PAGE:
© 2013 William Ahearn
Politics, as they say, makes for strange bedfellows and in the émigré community in Los Angeles in the postwar years bedfellows could get even stranger. Seymour Nebenzal whose Nero Films produced Fritz Lang’s “M” and “The Last Testament of Dr Mabuse” – among other Weimar-era classics – and who was one of the sources for the story of the Nazi banner flying from Fritz Lang’s apartment building – avoided Lang in Hollywood and instead of approaching the alleged Nazi sympathizer he saw in Lang, went instead to the former card-carrying Nazi, Thea von Harbou, to acquire the rights to remake “M.” Thea von Harbou – who Nebenzal considered a deluded nationalist, rather than a real Nazi – spent more time in Allied detention camps than Leni Riefenstahl and had been cleared of any connection to war crimes, anti-Semitism, or any racially motivated propaganda and was working – at that time – as a translator and subtitle writer – after years of collecting usable bricks in the ruins of Berlin – in the German film industry and it was her name that appeared on the film as the sole screenwriter.
Whether Nebenzal waited until Lang was out of the country filming “An American Guerilla in the Philippines” on-location or whether it was coincidental isn’t known. Lang claimed to be the producer as well as director of the original “M” and Nebenzal denied that saying Lang was only the director and that Thea von Harbou was the sole writer. What is interesting is Lang’s response. Lang showed up at a screening of the remade “M” and had a “shouting match with Seymour Nebenzal” according to Patrick McGilligan’s Fritz Lang: The Nature of the Beast. Lang’s explanation in Peter Bogdanovich’s Fritz Lang In America borders on the bizarre and Lang states that he didn’t have the contracts because a “financier” had them and added “I had nothing, because Goebbels talked to me from one o’clock until three (the banks closed at two-thirty) and I left the country the same day without taking anything with me; and I never went back.” Lang may have spoken to Goebbels, but he didn’t leave that day and made numerous trips between France and Germany around that time. Lang would also tell Bogdanovich that his lawyer in Germany “became an ardent Nazi, and years later when I asked for the contracts [he said] ‘We were bombed out – I can’t remember anything.’” His Hollywood lawyer left him “in the lurch” and Lang doesn’t mention to Bogdanovich that Joseph Losey – who directed the remake of “M” – shared the same lawyer.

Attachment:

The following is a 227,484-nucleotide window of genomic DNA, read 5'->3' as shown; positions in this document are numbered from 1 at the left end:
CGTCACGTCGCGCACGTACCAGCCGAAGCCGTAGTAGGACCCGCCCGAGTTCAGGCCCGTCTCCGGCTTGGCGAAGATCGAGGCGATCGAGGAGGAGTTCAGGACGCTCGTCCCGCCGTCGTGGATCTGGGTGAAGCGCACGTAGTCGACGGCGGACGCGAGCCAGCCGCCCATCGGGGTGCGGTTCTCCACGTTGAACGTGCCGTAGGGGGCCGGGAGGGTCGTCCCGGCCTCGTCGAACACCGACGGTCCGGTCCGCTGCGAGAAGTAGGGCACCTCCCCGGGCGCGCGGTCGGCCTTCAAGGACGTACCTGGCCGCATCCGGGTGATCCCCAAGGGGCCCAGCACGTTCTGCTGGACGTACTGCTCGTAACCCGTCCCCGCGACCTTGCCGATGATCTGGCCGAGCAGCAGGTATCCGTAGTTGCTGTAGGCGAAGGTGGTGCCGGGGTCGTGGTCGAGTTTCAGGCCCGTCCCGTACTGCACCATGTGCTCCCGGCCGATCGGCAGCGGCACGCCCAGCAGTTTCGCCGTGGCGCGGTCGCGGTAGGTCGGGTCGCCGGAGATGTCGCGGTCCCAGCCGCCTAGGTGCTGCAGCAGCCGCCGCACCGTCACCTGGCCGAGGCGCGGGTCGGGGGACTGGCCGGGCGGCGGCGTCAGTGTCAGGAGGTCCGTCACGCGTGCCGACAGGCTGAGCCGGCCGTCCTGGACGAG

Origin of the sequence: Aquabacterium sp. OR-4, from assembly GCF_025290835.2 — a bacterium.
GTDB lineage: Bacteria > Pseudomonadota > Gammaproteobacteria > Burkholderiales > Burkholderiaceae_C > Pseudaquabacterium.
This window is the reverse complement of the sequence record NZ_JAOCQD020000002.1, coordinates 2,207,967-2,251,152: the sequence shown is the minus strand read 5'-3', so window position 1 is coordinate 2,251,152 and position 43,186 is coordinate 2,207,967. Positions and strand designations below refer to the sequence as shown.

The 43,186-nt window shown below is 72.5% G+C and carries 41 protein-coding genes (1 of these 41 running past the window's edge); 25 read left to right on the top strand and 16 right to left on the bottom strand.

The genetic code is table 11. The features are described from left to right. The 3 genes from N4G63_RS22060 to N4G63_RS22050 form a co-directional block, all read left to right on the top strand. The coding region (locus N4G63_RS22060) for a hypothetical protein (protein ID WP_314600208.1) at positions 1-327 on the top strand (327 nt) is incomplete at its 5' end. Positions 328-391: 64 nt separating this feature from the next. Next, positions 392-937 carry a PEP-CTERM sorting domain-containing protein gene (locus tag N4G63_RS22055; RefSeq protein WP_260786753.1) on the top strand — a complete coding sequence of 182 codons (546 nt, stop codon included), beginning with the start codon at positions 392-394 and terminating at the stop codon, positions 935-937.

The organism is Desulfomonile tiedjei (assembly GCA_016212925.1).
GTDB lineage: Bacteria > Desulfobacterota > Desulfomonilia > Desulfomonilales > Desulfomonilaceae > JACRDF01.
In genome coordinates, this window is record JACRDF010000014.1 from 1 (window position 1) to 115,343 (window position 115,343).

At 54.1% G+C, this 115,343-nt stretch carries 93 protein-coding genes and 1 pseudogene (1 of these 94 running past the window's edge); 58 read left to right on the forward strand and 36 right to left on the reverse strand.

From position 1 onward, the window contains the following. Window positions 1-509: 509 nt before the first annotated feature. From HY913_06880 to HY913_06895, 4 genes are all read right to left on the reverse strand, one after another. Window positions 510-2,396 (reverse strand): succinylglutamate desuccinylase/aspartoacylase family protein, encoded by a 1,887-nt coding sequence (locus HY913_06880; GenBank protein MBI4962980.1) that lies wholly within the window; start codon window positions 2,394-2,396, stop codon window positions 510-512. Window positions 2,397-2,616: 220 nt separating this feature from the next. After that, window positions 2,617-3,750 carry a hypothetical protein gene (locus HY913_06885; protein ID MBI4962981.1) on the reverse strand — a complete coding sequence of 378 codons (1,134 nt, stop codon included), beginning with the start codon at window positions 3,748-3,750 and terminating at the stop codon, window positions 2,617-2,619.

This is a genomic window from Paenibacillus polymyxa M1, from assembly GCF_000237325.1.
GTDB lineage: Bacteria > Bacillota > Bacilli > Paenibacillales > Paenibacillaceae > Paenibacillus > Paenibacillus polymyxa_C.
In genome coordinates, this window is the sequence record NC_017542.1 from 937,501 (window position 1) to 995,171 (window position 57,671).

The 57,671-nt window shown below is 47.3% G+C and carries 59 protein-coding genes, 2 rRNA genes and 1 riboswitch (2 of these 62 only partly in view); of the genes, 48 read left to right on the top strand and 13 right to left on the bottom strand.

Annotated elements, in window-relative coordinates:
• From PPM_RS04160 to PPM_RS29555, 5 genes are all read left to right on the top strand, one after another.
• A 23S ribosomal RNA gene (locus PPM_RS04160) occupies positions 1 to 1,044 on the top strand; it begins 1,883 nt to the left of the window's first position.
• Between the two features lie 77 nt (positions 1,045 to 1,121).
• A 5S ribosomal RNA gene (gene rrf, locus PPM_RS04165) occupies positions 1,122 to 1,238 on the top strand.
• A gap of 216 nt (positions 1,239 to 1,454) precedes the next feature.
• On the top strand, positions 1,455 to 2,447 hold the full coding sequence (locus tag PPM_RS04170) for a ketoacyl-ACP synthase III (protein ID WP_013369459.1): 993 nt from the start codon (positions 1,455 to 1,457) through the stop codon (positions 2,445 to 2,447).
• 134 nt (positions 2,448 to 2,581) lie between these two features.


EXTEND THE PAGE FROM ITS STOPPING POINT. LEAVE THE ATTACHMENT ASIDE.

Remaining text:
There were numerous tussles between Lang and Nebenzal prior to and after the filming of the “M” remake and although Losey believes it contains some of his best work, the film died at the box office and remains an oddity and a footnote to Lang’s career.
Even Lotte Eisner is hard pressed to find good things to say about “An American Guerilla in the Philippines.” “Admittedly,” Eisner wrote in Fritz Lang, “the film is not among his very best and most personal projects.” Eisner also quotes a similar response that Lang gave to Peter Bogdanovich in Fritz Lang in America: “It was offered to me – and even a director has to make a living! Honestly, I needed some money. Directors are often blamed: ‘Why did you do this? And why did you do that?’ But nobody ever says ‘Even a director has to eat’ Anyway, we shot it all in the Philippines – the interiors too.”
Frederick Ott in The Films of Fritz Lang noted, “in the last eight years of his American career . . . Lang showed a lack of critical judgment in the selection of stories and scripts.” What Ott seems to miss is that Lang rarely chose his own material and this film is the perfect example. Lang owed a film to 20th Century-Fox – from a previous contract – and Darryl Zanuck called Lang to do the film whose script had already been written and whose roles had already been cast. Lang would be paid $50,000, his typical fee, and only made more money directing for Diana Productions where he was paid $70,000 for “Scarlet Street” and $100,000 for “Secret Beyond The Door.” For most of Lang’s Hollywood career he was a second-tier, contract director who rarely had the input he craved or later claimed and rarely “chose” the scripts he directed.
During the same time frame – according to Patrick McGilligan’s Fritz Lang: The Nature of the Beast – “George Cukor was earning $4000 weekly – whether he was actually directing or not – directors Frank Capra, George Stevens, and William Wyler were guaranteed $3000 a week and up to $156,000 per picture . . . and Alfred Hitchcock, Lang’s bête noir, had just signed a four-picture deal with Warners promising him close to $250,000 a film.”
There is really nothing else to add except this review from the Daily News in Los Angeles:
“Though its story outline and setting are authentic, ‘An American Guerilla in the Philippines’ shapes up as something less than that on the screen. The finished film strangely lacks the impact and excitement to be expected of its subject.”
In his later years, Lang would have a far better grasp of his work than the admirers who surrounded him and revered him for all of his “auteur” films. When David Overbey told Lang that he didn’t like “An American Guerilla in the Philippines,” Lang responded “American Guerilla? I never made such a film! It would never fit into the Fritz Lang world view.” Sarcasm aside, Lang is right on the money and his films need to be reassessed without all the nonsense that’s been dumped on them for the last half century. If you consider Lang a “German expressionist” – which he clearly wasn’t – and the author of numerous “film noirs” then his Westerns, “Moonfleet” and “An American Guerilla in the Philippines” – as well as “Harikari,” among others – become Lang’s “conformist” films and every other film his “real” work even though most of his so-called “film noirs” are as conformist as a Hollywood film can get.